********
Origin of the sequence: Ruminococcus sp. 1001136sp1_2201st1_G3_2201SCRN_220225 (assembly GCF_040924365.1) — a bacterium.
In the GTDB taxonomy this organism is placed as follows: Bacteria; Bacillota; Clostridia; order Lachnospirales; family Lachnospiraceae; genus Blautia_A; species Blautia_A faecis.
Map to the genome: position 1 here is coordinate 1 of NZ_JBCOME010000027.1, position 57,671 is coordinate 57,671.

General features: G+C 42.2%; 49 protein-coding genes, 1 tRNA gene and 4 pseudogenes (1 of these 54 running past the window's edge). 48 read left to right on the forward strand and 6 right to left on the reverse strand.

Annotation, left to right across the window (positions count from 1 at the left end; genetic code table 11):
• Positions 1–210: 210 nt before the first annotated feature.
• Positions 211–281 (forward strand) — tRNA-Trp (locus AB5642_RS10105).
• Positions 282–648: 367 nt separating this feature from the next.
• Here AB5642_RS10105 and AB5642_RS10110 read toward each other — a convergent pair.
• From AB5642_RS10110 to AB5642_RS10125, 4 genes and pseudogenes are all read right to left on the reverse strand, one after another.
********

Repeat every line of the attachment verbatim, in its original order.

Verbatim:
Origin of the sequence: Ruminococcus sp. 1001136sp1_2201st1_G3_2201SCRN_220225 (assembly GCF_040924365.1) — a bacterium.
In the GTDB taxonomy this organism is placed as follows: Bacteria; Bacillota; Clostridia; order Lachnospirales; family Lachnospiraceae; genus Blautia_A; species Blautia_A faecis.
Map to the genome: position 1 here is coordinate 1 of NZ_JBCOME010000027.1, position 57,671 is coordinate 57,671.

General features: G+C 42.2%; 49 protein-coding genes, 1 tRNA gene and 4 pseudogenes (1 of these 54 running past the window's edge). 48 read left to right on the forward strand and 6 right to left on the reverse strand.

Annotation, left to right across the window (positions count from 1 at the left end; genetic code table 11):
• Positions 1–210: 210 nt before the first annotated feature.
• Positions 211–281 (forward strand) — tRNA-Trp (locus AB5642_RS10105).
• Positions 282–648: 367 nt separating this feature from the next.
• Here AB5642_RS10105 and AB5642_RS10110 read toward each other — a convergent pair.
• From AB5642_RS10110 to AB5642_RS10125, 4 genes and pseudogenes are all read right to left on the reverse strand, one after another.